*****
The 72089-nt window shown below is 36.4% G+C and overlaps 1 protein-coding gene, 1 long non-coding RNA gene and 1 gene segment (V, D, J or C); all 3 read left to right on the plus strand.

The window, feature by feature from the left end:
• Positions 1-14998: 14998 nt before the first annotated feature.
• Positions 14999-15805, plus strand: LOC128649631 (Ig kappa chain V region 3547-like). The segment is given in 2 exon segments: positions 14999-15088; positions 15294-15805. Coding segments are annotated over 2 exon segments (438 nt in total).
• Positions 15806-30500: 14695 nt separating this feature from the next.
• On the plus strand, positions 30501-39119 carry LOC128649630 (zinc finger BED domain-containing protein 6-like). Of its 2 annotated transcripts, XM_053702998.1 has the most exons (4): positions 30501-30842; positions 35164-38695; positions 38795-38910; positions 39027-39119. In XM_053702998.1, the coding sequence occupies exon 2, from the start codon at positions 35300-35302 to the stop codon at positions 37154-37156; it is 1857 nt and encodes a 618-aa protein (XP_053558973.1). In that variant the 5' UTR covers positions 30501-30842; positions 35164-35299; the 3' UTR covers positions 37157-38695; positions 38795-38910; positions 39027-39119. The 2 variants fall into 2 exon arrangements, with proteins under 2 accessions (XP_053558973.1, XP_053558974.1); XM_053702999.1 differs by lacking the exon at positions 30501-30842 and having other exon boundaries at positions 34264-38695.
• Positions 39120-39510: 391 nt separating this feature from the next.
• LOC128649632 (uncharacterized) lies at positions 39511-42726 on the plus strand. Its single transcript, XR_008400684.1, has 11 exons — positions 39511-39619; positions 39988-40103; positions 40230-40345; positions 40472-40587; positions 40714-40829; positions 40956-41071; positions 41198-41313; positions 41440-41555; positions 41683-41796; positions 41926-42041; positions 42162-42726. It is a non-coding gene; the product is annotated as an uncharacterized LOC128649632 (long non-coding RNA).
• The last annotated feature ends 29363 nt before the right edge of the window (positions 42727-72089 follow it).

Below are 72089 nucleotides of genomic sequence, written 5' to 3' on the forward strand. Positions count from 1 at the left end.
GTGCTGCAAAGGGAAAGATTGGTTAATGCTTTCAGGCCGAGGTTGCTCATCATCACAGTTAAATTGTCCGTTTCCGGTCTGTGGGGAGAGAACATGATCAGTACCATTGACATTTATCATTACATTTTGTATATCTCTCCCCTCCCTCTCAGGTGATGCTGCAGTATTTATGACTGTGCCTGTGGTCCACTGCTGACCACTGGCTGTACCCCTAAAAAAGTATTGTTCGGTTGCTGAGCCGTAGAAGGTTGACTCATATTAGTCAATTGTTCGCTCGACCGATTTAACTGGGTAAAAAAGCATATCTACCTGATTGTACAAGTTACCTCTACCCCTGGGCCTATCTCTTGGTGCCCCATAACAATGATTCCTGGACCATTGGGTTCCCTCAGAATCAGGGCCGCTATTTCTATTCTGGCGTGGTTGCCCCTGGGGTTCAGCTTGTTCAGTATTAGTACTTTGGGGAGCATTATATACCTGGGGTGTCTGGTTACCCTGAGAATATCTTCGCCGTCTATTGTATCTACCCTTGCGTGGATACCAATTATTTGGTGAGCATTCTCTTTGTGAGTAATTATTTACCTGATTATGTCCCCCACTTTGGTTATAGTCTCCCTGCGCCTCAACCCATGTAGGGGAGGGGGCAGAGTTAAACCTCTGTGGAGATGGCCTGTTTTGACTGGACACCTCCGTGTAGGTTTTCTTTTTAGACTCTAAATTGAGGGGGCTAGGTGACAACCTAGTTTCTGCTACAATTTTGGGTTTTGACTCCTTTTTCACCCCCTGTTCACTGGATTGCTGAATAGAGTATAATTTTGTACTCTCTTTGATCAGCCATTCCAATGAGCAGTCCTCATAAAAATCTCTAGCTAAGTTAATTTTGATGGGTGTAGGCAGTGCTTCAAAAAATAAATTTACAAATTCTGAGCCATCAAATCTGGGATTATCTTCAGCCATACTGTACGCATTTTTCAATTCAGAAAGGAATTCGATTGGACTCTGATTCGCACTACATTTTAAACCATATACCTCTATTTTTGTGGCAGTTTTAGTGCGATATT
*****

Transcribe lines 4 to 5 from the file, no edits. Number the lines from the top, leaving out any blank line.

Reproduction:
• Positions 14999-15805, plus strand: LOC128649631 (Ig kappa chain V region 3547-like). The segment is given in 2 exon segments: positions 14999-15088; positions 15294-15805. Coding segments are annotated over 2 exon segments (438 nt in total).
• Positions 15806-30500: 14695 nt separating this feature from the next.